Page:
Some people give something up during Lent, others take something on. Whatever we think about this season of Lent, may we know that ours is a journey of hope and a journey of redemption.

I am sure there have been times in our lives when we have felt lost and lonely, out in the wilderness alone. When we have sought out solace in all kinds of places. I know I have. I may not have felt physically alone, I have been surrounded by people and yet I have still felt like I was lost in the wilderness, so lsts and alone.

I was talking with a friend about this recently, someone sharing similar feelings. A little later I shared with them a little clip from Youtube from the Walt Disney film “The Jungle Book”, it is the song “The Bare Necessities” Do you remember it:

 “The Jungle Book” is a wonderful example of what Joseph Campbell called “ The Heroes Journey” and I see direct parallels with his tale and Moses and his journey with the Israelites and of course the ministry of Jesus as it is told in the Gospels, beginning with his Baptism by John in the Jordon and then being cast out into the wilderness for Forty days, “tested by Satan, and he was with the wild beasts, and the angels waited on him.” The Jungle Book to me, or at least the animation I loved as a child, seems to be a retelling of this story, actually all the great stories as Campbell taught.

I remember being taken to the pictures to see the film as a child and was immediately enchanted by it. So much so that we were bought an album, which told the story including the songs, there are many classics in it. I would listen to it constantly when I ever I went to my paternal grandparents, it brought me solace then and continued to do so even when they were not in my life. It still brings me solace today, especially the song “The Bare Necessities”. It is my ultimate “Redemption Song”. It brings hope, when hope is hard to find, to quote another favourite hymn. It has been such a joy to share this song again recently.

Now many people have songs, “Redemption Songs”, their songs, that they carry them with, through the wilderness times of life; songs they know by heart, songs that make them feel that they belong. I wonder what yours are, perhaps something to think of during this season of Lent.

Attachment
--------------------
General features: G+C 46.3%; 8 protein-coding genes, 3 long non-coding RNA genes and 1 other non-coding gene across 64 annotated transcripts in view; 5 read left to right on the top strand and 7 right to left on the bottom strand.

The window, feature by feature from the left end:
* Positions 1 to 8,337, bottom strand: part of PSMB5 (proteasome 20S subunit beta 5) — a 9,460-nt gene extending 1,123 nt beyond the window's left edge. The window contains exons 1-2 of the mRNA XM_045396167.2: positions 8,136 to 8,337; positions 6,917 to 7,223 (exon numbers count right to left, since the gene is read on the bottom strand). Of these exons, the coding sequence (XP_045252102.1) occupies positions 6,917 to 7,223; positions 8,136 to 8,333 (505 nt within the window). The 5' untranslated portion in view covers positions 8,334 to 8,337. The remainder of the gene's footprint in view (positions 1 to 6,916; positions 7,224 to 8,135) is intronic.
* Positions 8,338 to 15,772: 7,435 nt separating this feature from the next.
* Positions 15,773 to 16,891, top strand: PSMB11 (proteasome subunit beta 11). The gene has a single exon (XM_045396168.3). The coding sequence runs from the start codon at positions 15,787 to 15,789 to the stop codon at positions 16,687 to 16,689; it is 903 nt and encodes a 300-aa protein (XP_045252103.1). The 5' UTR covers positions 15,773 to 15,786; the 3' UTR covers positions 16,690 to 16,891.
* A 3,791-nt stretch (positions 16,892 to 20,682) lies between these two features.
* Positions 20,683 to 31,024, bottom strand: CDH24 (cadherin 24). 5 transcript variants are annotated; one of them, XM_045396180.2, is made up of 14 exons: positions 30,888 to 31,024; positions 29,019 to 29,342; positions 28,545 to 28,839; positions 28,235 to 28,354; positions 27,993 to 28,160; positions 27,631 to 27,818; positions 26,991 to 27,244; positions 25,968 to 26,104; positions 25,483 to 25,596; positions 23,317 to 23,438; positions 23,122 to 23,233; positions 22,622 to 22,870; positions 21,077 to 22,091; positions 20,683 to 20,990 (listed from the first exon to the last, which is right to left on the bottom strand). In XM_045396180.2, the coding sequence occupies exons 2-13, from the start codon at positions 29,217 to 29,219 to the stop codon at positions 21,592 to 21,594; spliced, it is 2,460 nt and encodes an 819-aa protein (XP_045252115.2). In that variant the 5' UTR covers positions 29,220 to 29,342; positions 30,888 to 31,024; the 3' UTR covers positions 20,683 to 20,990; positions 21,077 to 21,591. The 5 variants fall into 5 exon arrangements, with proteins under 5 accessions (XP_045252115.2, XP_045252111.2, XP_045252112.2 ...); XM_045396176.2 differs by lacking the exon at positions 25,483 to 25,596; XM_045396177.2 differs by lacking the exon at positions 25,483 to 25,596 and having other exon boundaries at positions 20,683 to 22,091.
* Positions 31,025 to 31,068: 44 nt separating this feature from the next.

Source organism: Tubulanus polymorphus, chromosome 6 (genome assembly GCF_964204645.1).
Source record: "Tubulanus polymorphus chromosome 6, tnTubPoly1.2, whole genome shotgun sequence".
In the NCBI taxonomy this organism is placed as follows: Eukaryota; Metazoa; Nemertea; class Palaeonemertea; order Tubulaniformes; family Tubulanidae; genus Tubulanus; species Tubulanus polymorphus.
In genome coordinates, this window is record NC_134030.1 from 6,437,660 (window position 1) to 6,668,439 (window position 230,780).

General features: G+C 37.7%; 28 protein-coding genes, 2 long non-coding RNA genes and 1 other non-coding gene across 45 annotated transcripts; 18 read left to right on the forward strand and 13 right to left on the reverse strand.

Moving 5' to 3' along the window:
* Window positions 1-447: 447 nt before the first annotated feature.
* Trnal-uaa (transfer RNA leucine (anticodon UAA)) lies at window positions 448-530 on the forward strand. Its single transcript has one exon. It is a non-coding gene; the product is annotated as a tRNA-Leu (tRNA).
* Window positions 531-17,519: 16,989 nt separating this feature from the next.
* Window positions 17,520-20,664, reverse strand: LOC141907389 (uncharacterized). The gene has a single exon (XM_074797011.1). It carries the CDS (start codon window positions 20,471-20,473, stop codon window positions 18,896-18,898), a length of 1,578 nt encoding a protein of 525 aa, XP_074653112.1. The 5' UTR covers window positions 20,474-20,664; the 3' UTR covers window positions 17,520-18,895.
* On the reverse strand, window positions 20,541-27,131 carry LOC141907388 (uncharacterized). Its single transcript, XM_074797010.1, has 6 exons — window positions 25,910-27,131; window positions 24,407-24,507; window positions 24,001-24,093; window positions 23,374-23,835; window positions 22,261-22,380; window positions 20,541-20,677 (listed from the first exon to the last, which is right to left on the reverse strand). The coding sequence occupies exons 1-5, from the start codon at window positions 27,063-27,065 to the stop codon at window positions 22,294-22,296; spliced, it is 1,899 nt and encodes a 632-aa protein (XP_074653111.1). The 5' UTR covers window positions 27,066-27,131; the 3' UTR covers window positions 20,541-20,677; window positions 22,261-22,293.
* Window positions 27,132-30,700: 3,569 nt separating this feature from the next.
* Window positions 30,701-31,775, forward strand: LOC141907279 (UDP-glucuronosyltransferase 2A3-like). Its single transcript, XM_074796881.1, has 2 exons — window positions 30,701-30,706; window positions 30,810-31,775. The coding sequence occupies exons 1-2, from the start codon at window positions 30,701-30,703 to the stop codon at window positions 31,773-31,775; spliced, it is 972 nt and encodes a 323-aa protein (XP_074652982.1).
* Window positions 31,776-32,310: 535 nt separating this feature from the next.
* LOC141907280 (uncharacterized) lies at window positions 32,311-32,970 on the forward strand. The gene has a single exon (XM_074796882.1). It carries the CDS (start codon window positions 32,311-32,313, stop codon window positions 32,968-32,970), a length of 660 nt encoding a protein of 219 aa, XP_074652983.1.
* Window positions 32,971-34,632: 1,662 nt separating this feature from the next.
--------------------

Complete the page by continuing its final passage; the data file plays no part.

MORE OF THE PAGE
David Blanchard in his wonderful piece “Listening for Our Song” wrote:

“It takes a while for many of us to figure out which is our song, and which is the song that others would like us to sing…Some of us are slow learners. I heard my song not necessarily from doing extraordinary things in exotic places…What came to astound me was not that the song appeared, but that it was always there.”

I believe that each of us have a song in our hearts, that will bring us hope when hope is hard to find. We need to find a way to learn it, sing it and share it and thus help one another through those wilderness times, to times of love and joy, so we can enjoy the milk and honey.

Music, whether heard, or just as importantly felt, brings us to life in the life we are in. You don’t have to physically hear these songs, you can feel the vibrations move through your body. You see all of us have the music in us, we have to bring it to life. The songs, the music help us to understand ourselves and our relationships, whether calming us, exciting us, entertaining us, explaining us, teaching us, inspiring us, grounding us, or sheltering us. Finding our song can help us know who we are in heart and soul. It could be a hymn of praise, or a romantic love song, some bubble gum pop, a Disney Classic, or a protest song to inspire us. The song is your song, it’s the one that touched your heart and soul; it is the one that still touches your heart and soul.

It is “Redemption Songs” though that I am thinking of, those that comfort us during wilderness times. I noticed that a biopic of Bob Marely “One Love” was released on Valentine’s Day, perhaps best known for “Redemption Song”. My favourite band, who I have loved since I was a teenager have just released a new album “Unbroken” by New Model Army. One of my ultimate redemption songs is “Poison Street” by them, it has come to my heart at significant moments in my life. So many songs have become redemption songs for me. Another would be “Don’t bang the drum” by The Waterboys. I recently heard a wonderful performance of Tracey Chapman’s “Fast Car”, another lovely redemption song. A friend was sharing with me recently that she and her sadly deceased brother used to listen to this when they were young, driving in his car. It’s a song she carries when hope is hard to find. Another I often share with friends when they are finding life somewhat difficult is “All Will Be Well” a folk song by Unitarian Universalist minister Meg Barnhouse, based words by Julian of Norwich “All be well, all will be well, all manner of things they will be well”. A song offering hope in the very real struggles of life.